|3-9:34||2/G/D12||Sensabaugh||Big Hit Pass Defense|
|4-11:14||2/7/O37||Lissemore||Holding Penalty Drawn|
Here are the season totals through 13 games and we have a new leader for the first time since I started this study at the start of the 2011 season - Anthony Spencer:
Very good news as the Cowboys conceded just 3 explosives all day against a dangerous Bengals offense and only one was a passing play, so good improvement there.
|1-7:45||1/10/O49||Jones End Around, +37||--|
|4-12:28||1/10/O6||Green Ellis Right, +28||--|
|2-5:34||3/7/D47||Dalton to Gresham, +25||4|
Pass Rushers Against Cincinnati- 37 pass rush/blitz situations:
|Pass Rushers||1st D||2nd D||3rd D||4th D||Total|
And, here are the full season numbers to date:
|3 Rush||15 -|
|20 - 13%||29 - 23%||1- 14%||65|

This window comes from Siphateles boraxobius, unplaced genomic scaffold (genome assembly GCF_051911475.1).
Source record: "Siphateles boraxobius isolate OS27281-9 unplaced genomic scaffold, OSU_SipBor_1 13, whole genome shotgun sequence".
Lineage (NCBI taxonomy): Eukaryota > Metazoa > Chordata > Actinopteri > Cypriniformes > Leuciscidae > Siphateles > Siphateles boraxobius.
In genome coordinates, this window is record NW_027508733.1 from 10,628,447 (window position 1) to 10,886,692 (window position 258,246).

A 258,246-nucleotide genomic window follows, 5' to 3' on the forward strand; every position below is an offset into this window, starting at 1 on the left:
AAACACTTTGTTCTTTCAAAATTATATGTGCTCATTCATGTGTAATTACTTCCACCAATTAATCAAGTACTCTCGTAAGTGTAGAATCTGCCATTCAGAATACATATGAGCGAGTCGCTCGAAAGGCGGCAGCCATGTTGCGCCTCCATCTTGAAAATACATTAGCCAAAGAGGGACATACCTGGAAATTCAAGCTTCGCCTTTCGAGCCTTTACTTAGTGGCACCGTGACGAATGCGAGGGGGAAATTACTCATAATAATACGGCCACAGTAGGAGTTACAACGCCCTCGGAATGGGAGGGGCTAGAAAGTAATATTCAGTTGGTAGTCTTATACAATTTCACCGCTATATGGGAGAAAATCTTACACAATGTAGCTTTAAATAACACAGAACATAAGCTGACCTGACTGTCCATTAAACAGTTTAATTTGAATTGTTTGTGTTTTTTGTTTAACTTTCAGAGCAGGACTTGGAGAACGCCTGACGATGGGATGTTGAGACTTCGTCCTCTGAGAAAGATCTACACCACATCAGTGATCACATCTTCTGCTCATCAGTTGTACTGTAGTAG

|4 Rush||102 - 67%||95 - 62%||70 - 55%||4 - 57%||271|
|5 Rush||31 - 20%||34 - 22%||19 - 15%||2 - 28%||86|
|6 Rush||4 -|
|8 - 6%||0||16|
The game by game pressure numbers:Wk 1 - NYG: 11/37 - 30%
Wk 2 - SEA: 10/26 - 38%
Wk 3 - TB: 12/32 - 37%
Wk 4 - CHI: 12/27 - 44%
Wk 5 - BAL: 10/27 - 37%
Wk 6 - CAR: 9/39 - 23%
Wk 7 - NYG: 2/31 - 6%
Wk 8 - ATL: 5/37 - 14%
Wk 9 - PHI: 7/43 - 16%
Wk 10 - CLE: 4/36 - 11%
Wk 11 - WAS 3/30 - 10%
Wk 12 - PHI 6/36 - 16%
Wk 13 - CIN 11/37 - 30%
Totals: 102/438 - 23%
As you can see, for whatever reason, the Cowboys elected to try to get after Andy Dalton a bit more than any QB they have seen since September. Maybe, it was nothing more than tricking tendencies, since the Bengals look at film would have revealed almost no Cowboys interest in bringing pressure at this point of the season.
Ryan changed things up quite a bit with 3-man and 5-man pressures on 1st down way more than usual where he is predominantly just a 4-man guy on that down it seems.
It was not pretty, easy, or even explainable, but it was a moment of clutch play that got the Cowboys a fine result on Sunday.
Now, Pittsburgh is next.